Difficult technical, policy and economic challenges to international telecommunications have always been resolved in ITU to the benefit of all the world’s users – and I am sure WCIT will be no exception.

The tradition in ITU is to work toward consensus. And by consensus I mean consensus, which does not necessarily mean unanimity. To reach consensus proponents will need to show willingness to compromise. If there is no willingness to compromise it can lead to frustration and the risk of entering into voting, which no one wants. In ITU it only takes three countries to force a vote so it will be important to see willingness to compromise, in the coming weeks and at the conference itself.
I very much hope that the Caribbean countries will be able to expert their own influence to ensure this and that we achieve a successful conference.

WCIT should define a new enabling international regulatory framework that will encourage the development of a fully inclusive information society over the next decades; a society that ensures that all the world's citizens have equitable, affordable and secure access to voice, video and data.

Of course I cannot fail to mention another important event taking place in Dubai prior to WCIT – the World Telecommunication Standardization Assembly. This is the world conference of the Standardisation Sector of the ITU which is held every four years and defines the next period of study for ITU-T.

The last four years’ work was defined by WTSA-2008 in Johannesburg and has been characterized by many new areas of work, such as climate change, cybersecurity, bridging the standardization gap – i.e. increasing the participation of developing countries in the standards work, accessibility to ICTs for persons with disabilities, and in particular conformance and interoperability testing.

There were many new Resolutions adopted in Johannesburg including those initiating the new ITU academia membership – we now have around 40 universities members of ITU-T, the reduced sector membership fee for companies from certain developing countries, and what is now the Council Working Group on international Internet-related public policy issues.

Since Johannesburg I am very pleased to say we have seen a significant increase in the participation of developing countries. This has been achieved by active participation of developing countries in the leadership of the Study Groups, the very successful regional Study Groups, fellowships to all ITU-T study group and TSAG meetings, more workshops and meetings in the regions, the possibility to join meetings remotely, and the fact ITU-T is now dealing with topics of particular interest to developing countries. Since 2007 we have seen 41 countries participating in ITU-T that were not then, and last year alone we welcomed 16 countries participating for the first time ever in ITU-T.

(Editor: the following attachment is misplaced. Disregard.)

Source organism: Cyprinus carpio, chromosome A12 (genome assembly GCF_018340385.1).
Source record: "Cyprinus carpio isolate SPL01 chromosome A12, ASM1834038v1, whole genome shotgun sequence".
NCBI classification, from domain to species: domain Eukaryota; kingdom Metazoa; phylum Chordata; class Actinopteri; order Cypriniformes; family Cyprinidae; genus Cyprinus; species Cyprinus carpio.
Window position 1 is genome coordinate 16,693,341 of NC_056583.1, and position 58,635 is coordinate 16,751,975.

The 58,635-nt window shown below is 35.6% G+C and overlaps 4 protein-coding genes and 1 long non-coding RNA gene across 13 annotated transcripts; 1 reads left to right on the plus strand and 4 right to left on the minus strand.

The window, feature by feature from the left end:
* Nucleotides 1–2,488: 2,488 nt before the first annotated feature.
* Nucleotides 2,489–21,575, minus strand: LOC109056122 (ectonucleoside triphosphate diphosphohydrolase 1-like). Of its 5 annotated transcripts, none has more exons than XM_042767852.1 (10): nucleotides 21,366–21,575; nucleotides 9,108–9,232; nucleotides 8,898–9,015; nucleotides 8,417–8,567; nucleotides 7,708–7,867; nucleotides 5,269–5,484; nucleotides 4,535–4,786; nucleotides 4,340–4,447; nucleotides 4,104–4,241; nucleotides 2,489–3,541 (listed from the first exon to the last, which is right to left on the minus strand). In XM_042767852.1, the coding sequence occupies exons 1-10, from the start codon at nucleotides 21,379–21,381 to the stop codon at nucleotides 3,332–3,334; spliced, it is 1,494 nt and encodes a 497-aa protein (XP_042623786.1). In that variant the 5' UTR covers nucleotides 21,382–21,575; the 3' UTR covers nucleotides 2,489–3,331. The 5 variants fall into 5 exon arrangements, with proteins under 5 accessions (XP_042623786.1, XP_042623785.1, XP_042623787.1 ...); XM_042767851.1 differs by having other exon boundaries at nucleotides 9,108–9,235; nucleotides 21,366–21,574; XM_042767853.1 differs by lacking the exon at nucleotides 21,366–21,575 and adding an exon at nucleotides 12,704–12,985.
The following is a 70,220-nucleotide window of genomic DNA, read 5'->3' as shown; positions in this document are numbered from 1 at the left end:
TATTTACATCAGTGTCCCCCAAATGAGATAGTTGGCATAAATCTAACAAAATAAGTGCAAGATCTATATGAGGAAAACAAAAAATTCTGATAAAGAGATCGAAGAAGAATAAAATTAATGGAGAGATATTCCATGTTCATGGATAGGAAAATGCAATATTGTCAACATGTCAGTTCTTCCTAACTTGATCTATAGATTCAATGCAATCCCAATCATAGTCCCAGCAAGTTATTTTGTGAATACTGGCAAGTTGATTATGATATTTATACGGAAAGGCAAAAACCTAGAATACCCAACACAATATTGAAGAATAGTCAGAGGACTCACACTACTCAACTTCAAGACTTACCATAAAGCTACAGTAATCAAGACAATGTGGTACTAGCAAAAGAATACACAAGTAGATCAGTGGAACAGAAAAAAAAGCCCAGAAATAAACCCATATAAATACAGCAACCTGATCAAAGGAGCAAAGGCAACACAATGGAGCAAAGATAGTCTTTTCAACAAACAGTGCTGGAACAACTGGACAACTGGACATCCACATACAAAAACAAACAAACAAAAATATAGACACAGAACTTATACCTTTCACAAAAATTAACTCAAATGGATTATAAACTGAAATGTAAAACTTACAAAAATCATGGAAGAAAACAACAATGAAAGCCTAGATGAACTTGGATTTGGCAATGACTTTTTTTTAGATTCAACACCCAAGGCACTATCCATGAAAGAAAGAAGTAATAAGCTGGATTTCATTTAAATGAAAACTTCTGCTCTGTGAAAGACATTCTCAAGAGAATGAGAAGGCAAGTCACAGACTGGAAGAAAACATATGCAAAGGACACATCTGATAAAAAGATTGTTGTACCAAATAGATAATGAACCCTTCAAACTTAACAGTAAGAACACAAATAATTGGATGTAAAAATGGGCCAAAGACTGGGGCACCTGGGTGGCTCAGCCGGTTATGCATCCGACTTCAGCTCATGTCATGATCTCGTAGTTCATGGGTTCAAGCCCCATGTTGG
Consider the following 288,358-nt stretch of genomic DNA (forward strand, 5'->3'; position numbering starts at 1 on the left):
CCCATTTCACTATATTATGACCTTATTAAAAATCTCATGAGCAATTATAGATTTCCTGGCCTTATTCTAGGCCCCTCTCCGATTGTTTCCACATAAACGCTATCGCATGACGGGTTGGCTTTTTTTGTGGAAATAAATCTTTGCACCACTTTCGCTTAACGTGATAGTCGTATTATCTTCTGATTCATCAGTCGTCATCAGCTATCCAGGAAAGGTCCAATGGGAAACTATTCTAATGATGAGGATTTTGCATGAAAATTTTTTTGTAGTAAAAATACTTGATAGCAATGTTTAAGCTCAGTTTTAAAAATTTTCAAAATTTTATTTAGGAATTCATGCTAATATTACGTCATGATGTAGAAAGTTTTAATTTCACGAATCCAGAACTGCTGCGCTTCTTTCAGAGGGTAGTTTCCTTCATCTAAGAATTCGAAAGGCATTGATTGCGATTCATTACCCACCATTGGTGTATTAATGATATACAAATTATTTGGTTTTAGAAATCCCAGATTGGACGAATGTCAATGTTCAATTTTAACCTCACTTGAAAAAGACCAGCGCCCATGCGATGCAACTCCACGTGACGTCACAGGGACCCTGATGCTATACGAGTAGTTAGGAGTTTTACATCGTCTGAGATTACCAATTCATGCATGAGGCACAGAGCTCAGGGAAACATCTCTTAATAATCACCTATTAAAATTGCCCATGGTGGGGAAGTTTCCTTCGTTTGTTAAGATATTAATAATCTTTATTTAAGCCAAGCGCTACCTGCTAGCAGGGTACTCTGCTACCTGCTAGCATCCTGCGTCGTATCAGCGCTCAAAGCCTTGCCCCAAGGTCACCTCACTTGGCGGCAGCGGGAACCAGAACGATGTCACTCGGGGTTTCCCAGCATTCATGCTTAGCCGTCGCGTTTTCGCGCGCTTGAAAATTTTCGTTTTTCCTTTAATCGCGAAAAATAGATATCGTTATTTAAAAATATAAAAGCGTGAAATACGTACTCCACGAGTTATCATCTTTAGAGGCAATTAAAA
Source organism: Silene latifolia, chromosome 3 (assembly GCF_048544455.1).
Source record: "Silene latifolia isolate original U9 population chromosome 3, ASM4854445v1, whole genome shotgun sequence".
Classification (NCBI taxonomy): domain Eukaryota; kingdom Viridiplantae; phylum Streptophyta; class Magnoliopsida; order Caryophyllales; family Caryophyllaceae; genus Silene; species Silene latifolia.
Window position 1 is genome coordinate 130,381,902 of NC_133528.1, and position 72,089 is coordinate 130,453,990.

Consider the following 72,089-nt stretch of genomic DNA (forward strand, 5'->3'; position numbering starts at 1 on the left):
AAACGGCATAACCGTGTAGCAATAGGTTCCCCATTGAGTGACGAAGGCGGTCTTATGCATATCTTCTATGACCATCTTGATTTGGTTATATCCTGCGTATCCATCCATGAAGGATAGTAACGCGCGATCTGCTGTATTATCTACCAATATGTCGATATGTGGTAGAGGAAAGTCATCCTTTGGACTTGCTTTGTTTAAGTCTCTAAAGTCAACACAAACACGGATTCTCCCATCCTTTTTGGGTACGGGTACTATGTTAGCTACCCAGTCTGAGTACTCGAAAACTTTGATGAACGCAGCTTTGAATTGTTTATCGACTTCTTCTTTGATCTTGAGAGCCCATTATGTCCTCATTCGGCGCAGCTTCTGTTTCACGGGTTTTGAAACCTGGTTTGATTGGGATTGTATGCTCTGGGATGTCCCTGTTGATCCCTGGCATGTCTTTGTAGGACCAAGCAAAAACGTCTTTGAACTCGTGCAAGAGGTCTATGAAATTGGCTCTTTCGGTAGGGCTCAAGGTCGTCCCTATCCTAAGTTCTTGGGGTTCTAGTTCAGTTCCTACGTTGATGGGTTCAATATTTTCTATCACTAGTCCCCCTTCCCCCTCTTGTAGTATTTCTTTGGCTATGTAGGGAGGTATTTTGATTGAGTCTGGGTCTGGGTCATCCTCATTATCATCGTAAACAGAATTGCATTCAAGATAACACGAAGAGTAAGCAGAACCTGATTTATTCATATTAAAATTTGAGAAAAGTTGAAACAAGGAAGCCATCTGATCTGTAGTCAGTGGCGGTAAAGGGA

WTSA will be preceded by a one day Global Standards Symposium on 19 November in which ministers, regulators, heads of other international, regional and major national standards bodies, and industry from the different regions of the world will discuss global ICT standards challenges with a focus on the intersection between the ICT sector and other vertical sectors. The Chairman of the GSS will present the conclusions of the GSS to the first Plenary meeting of the WTSA.

During WTSA we will have three side-events on three separate evenings during the first week on: e-Health standards; ICT innovation in developing countries; and resilience of networks to natural disasters.

We will also have a showcasing of new products meeting ITU standards such as IPTV and home networking.

I am sure it will be an interesting event and I encourage you to participate.

My colleagues Richard Hill and Preetam Maloor have travelled with me to most of the regional preparatory meetings, and together with the ITU regional representative Cleveland Thomas, we hope to leave you fully conversant will the issues that will arise in Dubai.

I wish you a very informative and enjoyable few days.

Thank you.